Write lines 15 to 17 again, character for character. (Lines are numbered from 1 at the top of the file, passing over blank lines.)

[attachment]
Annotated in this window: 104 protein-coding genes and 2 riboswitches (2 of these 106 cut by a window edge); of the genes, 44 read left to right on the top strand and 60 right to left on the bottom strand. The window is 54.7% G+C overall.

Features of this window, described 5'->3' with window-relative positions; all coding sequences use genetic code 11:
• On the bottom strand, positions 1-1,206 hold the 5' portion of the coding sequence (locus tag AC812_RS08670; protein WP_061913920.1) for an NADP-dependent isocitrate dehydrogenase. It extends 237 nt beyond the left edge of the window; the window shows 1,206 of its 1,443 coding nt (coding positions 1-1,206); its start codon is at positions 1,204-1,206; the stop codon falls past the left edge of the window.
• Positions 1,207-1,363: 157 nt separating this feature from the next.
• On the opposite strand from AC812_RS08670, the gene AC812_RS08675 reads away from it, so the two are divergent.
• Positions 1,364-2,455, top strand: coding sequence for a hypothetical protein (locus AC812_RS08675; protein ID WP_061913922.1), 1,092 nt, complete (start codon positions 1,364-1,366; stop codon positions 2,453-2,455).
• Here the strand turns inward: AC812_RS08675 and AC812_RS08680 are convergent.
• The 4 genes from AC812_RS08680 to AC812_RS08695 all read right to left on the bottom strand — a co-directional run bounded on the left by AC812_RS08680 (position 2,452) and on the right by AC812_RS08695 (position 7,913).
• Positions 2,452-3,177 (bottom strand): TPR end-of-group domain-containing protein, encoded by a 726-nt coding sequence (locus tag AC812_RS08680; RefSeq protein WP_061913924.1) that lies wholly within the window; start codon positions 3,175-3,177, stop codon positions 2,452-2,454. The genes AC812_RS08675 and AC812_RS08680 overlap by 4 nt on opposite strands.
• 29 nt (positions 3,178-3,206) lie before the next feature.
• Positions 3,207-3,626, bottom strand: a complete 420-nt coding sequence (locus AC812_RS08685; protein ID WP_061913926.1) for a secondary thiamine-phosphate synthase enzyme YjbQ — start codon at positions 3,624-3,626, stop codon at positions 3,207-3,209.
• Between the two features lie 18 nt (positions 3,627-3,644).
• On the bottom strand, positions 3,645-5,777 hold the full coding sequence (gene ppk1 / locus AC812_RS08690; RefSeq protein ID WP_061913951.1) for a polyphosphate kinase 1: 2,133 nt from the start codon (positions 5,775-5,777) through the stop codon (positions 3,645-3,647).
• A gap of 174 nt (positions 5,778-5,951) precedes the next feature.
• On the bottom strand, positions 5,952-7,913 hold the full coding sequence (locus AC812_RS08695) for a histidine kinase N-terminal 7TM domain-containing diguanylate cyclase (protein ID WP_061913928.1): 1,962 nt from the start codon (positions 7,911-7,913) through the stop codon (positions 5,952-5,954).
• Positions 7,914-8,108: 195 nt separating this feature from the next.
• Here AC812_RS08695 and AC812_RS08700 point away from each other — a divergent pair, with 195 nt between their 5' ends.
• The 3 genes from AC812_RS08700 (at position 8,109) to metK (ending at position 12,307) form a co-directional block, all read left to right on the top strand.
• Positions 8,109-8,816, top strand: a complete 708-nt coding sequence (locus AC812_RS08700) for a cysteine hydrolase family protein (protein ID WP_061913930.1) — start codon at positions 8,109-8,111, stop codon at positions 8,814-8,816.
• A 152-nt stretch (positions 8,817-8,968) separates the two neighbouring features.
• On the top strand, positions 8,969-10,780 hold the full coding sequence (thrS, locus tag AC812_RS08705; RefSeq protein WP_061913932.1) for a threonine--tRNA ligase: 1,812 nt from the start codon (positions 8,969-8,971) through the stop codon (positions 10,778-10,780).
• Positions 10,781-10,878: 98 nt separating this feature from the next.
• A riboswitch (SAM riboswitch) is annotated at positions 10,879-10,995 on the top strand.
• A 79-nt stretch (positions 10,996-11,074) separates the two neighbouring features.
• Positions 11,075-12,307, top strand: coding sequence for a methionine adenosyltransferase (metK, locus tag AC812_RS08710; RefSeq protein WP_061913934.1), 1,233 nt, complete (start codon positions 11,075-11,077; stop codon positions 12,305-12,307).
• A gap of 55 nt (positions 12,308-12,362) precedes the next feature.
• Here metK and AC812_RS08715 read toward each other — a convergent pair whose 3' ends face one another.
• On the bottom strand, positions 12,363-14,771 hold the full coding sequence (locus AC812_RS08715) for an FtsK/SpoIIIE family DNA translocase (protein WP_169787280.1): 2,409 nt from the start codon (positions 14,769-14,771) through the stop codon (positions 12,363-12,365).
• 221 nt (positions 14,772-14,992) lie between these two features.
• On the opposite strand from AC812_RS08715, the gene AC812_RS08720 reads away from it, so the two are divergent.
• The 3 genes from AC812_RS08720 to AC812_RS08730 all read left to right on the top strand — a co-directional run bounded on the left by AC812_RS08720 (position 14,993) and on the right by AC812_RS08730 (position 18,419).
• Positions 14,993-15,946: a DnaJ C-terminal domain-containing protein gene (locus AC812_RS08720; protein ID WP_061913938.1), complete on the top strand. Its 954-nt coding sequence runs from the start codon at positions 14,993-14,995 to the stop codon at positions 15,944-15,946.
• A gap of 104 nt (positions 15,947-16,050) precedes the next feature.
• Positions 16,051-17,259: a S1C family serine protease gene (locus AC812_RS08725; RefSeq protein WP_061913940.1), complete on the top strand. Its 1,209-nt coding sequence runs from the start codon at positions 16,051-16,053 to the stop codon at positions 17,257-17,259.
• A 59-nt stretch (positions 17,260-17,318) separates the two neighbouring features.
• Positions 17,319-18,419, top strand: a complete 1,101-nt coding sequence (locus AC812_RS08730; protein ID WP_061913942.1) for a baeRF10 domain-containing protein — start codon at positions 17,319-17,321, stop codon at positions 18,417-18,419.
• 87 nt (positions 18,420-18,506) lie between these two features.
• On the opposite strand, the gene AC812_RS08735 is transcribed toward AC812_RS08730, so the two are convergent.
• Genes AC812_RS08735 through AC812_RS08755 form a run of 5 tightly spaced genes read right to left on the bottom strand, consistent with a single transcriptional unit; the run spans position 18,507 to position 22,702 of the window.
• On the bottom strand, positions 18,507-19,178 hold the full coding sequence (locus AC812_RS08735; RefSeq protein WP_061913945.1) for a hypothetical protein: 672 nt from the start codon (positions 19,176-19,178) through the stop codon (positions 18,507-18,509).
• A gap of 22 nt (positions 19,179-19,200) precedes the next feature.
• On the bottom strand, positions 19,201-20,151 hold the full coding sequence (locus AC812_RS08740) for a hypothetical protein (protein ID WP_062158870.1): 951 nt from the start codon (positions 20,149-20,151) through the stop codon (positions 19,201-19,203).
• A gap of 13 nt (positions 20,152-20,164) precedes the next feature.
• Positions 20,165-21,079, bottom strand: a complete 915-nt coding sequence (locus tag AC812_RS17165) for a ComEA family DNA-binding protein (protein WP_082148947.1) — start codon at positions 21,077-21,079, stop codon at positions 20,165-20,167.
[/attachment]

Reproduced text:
• On the bottom strand, positions 5,952-7,913 hold the full coding sequence (locus AC812_RS08695) for a histidine kinase N-terminal 7TM domain-containing diguanylate cyclase (protein ID WP_061913928.1): 1,962 nt from the start codon (positions 7,911-7,913) through the stop codon (positions 5,952-5,954).
• Positions 7,914-8,108: 195 nt separating this feature from the next.
• Here AC812_RS08695 and AC812_RS08700 point away from each other — a divergent pair, with 195 nt between their 5' ends.